The point Cuff was making is that an acting city manager in the manager’s place becomes a council employee, and therefore should have the council’s blessing—or not. A change to the charter would enable the council to make sure that there is a designee, and that the council ultimately has a say as to who that designee is.
That’s when Landon intervened, again—as he had with the two previous discussions about charter-based administrative matters—steering the discussion away from the council’s direction, to his own, ensuring there’d be no such change to the charter. He even began by stating clearly that he disagreed with the council. Never mind that Holland had said this was about how to write the charter, not how Landon specifically manages.
“I have a whole different philosophy, it’s not a very common philosophy, but it’s my management style,” Landon said. “When I leave town and I know I’m leaving town I don’t designate somebody as a boss. All the directors are the boss. I don’t need the fire chief telling the public works director what to do when I’m gone, it doesn’t make any sense. They all know what they’re supposed to be doing. And in today’s world, I am a phone call, an email away, and within a couple of hours of any place I am. Now if I was to go someplace where you couldn’t get a hold of me then I would make sure there was something more formal.”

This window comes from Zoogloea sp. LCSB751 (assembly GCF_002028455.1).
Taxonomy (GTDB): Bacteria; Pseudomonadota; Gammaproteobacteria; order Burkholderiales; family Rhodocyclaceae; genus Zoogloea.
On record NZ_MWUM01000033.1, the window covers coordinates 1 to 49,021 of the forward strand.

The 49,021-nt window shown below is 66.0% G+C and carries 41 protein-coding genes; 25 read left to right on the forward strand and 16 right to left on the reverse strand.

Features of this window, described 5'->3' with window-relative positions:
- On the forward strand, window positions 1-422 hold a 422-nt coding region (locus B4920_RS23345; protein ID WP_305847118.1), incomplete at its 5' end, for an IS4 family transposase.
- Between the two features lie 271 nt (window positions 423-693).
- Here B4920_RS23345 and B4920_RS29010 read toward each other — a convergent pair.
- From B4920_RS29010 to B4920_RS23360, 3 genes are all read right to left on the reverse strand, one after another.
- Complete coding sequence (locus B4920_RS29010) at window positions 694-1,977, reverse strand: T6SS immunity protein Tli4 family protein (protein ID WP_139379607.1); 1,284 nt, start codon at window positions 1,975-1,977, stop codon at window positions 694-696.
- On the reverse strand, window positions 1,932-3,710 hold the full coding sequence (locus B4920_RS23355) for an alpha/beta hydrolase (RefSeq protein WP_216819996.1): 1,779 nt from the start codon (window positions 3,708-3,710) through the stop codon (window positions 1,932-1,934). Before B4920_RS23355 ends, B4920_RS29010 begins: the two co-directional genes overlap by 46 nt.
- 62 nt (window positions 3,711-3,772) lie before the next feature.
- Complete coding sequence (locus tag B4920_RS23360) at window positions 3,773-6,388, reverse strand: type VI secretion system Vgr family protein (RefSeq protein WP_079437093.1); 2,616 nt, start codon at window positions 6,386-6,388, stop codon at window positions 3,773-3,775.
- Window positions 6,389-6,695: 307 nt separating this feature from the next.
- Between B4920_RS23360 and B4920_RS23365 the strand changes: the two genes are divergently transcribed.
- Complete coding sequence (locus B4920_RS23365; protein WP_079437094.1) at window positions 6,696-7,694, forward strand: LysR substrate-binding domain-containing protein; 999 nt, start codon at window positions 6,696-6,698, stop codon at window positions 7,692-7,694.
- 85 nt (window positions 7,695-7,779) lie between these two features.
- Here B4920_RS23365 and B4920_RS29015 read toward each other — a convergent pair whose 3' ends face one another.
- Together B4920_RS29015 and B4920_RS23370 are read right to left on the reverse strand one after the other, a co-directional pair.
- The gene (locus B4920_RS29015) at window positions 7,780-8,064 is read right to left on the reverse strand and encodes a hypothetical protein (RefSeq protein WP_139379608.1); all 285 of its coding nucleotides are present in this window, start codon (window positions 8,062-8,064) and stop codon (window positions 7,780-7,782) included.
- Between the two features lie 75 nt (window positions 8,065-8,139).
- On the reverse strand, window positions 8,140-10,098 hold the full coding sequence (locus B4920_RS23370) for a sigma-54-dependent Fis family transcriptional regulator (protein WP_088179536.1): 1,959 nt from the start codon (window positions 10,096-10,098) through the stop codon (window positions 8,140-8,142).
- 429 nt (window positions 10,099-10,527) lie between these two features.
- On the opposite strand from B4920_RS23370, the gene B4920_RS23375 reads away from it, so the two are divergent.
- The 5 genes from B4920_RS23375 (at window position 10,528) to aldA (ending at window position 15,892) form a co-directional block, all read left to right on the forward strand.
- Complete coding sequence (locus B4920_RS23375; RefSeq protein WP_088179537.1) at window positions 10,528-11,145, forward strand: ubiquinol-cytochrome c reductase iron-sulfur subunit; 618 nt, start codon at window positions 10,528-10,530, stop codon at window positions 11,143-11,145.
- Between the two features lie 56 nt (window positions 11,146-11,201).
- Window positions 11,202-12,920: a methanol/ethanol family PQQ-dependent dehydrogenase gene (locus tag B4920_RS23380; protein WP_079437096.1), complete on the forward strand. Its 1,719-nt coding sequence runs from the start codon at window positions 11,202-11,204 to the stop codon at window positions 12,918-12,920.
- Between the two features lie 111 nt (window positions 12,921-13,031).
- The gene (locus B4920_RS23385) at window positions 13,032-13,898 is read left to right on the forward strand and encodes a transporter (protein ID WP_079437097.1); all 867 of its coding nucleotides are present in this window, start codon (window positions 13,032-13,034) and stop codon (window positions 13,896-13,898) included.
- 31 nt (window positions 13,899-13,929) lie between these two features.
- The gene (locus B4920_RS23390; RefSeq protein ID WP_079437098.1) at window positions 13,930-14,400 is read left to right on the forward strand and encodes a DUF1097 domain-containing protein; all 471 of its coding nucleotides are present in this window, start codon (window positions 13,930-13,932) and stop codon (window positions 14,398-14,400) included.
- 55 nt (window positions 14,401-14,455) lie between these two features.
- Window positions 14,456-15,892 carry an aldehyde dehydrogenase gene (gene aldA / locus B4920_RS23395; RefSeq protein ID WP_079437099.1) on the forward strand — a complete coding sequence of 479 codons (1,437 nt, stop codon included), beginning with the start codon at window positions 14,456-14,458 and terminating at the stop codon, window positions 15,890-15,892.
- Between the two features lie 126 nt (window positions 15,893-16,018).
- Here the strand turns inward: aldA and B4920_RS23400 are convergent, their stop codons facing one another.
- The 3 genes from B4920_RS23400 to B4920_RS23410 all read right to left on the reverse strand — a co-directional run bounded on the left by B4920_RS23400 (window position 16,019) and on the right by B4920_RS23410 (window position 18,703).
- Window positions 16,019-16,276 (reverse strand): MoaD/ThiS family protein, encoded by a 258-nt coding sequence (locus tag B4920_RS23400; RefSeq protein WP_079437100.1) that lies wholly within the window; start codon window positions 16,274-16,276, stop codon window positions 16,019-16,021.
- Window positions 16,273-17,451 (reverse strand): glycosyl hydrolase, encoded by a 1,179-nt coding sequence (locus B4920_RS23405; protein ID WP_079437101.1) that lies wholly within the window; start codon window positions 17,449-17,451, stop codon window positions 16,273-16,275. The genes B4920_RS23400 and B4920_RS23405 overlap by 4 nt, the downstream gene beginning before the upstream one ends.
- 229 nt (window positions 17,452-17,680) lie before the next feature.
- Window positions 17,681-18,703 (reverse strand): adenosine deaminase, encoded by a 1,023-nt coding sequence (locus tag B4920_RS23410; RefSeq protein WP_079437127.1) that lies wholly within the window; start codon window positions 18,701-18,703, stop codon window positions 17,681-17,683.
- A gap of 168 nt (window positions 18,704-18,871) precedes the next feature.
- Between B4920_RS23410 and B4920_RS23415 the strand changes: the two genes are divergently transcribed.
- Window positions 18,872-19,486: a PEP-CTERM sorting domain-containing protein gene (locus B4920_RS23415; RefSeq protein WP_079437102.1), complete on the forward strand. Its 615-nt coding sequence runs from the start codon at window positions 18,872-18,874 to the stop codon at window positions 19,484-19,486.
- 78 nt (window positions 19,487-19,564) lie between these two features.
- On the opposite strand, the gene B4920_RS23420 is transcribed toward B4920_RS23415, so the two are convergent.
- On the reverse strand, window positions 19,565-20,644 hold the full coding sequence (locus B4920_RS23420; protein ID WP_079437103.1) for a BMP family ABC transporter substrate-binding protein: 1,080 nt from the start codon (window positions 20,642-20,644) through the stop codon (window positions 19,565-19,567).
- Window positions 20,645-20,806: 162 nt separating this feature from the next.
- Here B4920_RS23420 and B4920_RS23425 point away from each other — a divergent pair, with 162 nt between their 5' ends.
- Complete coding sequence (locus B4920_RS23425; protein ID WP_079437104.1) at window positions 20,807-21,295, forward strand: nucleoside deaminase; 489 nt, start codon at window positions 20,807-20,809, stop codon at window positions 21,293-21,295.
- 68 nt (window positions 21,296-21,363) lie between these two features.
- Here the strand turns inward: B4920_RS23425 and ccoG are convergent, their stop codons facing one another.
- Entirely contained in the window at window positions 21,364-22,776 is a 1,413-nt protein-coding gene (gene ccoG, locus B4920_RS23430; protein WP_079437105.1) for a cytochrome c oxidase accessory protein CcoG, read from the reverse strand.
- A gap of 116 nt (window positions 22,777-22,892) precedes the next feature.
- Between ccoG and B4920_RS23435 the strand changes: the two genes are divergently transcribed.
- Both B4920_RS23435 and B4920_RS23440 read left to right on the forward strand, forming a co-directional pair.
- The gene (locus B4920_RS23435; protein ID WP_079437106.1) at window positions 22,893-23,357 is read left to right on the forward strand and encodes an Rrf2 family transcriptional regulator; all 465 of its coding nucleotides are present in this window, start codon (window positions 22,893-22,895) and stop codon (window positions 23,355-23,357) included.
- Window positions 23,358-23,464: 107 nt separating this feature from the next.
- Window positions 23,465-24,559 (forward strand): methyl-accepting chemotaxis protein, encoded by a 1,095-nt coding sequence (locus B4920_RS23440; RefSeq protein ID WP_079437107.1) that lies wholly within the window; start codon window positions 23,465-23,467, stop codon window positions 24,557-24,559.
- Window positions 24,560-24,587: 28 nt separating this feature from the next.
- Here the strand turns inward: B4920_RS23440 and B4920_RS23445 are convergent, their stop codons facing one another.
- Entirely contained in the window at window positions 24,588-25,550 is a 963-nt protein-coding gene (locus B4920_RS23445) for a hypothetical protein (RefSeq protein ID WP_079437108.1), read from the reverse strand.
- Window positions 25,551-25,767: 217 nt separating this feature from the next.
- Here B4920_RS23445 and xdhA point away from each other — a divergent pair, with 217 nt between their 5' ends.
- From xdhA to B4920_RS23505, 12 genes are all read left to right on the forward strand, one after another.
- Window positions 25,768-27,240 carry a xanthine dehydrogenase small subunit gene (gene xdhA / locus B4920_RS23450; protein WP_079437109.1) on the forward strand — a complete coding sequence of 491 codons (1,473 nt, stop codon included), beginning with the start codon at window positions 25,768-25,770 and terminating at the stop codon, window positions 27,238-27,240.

“That’s all we need is for the legality structure,” Nobile said.
“If I get in that car accident or fall out of a plane and in a hospital bed and nobody can, you know, then you as city council, in my opinion, needs to designate an acting city manager,” Landon said. “I don’t think I should be the one appointing a city manager.”
Nobile wanted a written policy, a written letter or a recommendation clarifying that step.
Then Landon moved in to lay out his actual intention, again making it clear that this had nothing to do with the charter facilitator or even the council. “The other thing is, and I’ve been thinking about this, most places already have an assistant city manager, what you’re really talking about is me designating—because if you have an assistant city manager, it’s automatic,” Landon said.
But Holland spoke about how the wrong such appointments can misfire in that designee position, remembering one such appointment at the county commission. Landon ignored the remark.
“We probably are at that stage where I need to have an assistant city manager,” he said. “I’ve been thinking about that and this conversation is actually headed in that direction.”
The conversation had not been heading in that direction until Landon had steered it away from the council’s direction.